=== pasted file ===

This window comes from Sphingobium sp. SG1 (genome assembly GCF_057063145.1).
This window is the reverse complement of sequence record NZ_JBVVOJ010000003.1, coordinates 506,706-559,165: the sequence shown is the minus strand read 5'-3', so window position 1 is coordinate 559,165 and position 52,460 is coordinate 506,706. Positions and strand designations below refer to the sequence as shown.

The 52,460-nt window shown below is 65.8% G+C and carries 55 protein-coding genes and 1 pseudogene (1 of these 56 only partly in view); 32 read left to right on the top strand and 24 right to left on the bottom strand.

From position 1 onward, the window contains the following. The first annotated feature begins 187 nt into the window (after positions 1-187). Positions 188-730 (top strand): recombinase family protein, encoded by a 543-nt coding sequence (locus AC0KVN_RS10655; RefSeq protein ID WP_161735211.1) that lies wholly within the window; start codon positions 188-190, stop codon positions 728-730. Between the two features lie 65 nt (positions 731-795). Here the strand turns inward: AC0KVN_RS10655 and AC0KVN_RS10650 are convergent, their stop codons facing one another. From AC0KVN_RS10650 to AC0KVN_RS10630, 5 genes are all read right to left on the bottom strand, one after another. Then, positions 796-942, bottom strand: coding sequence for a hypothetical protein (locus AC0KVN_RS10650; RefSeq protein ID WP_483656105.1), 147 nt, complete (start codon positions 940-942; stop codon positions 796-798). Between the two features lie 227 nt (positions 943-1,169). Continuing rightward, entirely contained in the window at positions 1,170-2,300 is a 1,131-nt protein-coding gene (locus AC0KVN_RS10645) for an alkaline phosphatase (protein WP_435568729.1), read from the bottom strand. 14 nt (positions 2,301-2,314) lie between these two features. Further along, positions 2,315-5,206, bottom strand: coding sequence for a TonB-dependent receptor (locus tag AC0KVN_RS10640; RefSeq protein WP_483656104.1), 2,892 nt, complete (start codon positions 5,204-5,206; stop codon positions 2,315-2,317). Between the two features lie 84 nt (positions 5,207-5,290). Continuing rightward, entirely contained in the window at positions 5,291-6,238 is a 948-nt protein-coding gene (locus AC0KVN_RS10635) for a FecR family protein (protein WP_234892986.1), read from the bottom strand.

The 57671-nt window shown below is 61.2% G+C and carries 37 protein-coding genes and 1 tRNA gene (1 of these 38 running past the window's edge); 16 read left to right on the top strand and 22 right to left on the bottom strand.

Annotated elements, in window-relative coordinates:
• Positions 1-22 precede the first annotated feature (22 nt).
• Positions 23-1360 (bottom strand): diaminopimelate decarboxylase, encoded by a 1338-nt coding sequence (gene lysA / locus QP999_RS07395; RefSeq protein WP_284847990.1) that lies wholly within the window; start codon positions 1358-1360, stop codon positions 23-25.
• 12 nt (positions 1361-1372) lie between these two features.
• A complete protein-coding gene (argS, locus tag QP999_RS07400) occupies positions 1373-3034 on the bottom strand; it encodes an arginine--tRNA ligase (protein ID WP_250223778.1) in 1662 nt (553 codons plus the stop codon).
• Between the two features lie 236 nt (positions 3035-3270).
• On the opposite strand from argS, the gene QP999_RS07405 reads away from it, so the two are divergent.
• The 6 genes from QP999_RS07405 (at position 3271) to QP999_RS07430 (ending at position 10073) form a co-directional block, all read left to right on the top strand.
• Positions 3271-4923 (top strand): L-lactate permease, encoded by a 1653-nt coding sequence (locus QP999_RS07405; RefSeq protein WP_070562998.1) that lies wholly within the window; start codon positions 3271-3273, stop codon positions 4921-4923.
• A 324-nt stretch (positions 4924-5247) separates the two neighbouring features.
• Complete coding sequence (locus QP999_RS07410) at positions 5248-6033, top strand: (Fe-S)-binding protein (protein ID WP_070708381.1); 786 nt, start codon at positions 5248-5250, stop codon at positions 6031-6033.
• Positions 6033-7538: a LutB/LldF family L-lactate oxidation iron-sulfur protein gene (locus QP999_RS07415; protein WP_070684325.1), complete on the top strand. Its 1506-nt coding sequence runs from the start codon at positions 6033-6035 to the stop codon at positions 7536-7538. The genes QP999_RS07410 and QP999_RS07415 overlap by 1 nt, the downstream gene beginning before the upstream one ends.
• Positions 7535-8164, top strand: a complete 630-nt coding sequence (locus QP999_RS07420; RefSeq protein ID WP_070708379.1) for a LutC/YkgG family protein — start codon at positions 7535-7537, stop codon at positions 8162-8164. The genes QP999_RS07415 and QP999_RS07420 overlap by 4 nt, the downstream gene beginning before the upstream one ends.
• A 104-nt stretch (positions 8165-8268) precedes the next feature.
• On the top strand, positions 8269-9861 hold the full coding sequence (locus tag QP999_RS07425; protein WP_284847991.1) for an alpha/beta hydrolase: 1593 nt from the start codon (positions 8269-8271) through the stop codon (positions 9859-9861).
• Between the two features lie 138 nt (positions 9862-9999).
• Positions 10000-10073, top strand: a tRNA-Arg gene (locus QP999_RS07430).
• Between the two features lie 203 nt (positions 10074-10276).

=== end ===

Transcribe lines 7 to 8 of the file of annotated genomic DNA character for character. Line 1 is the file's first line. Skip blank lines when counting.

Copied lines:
• Positions 1-22 precede the first annotated feature (22 nt).
• Positions 23-1360 (bottom strand): diaminopimelate decarboxylase, encoded by a 1338-nt coding sequence (gene lysA / locus QP999_RS07395; RefSeq protein WP_284847990.1) that lies wholly within the window; start codon positions 1358-1360, stop codon positions 23-25.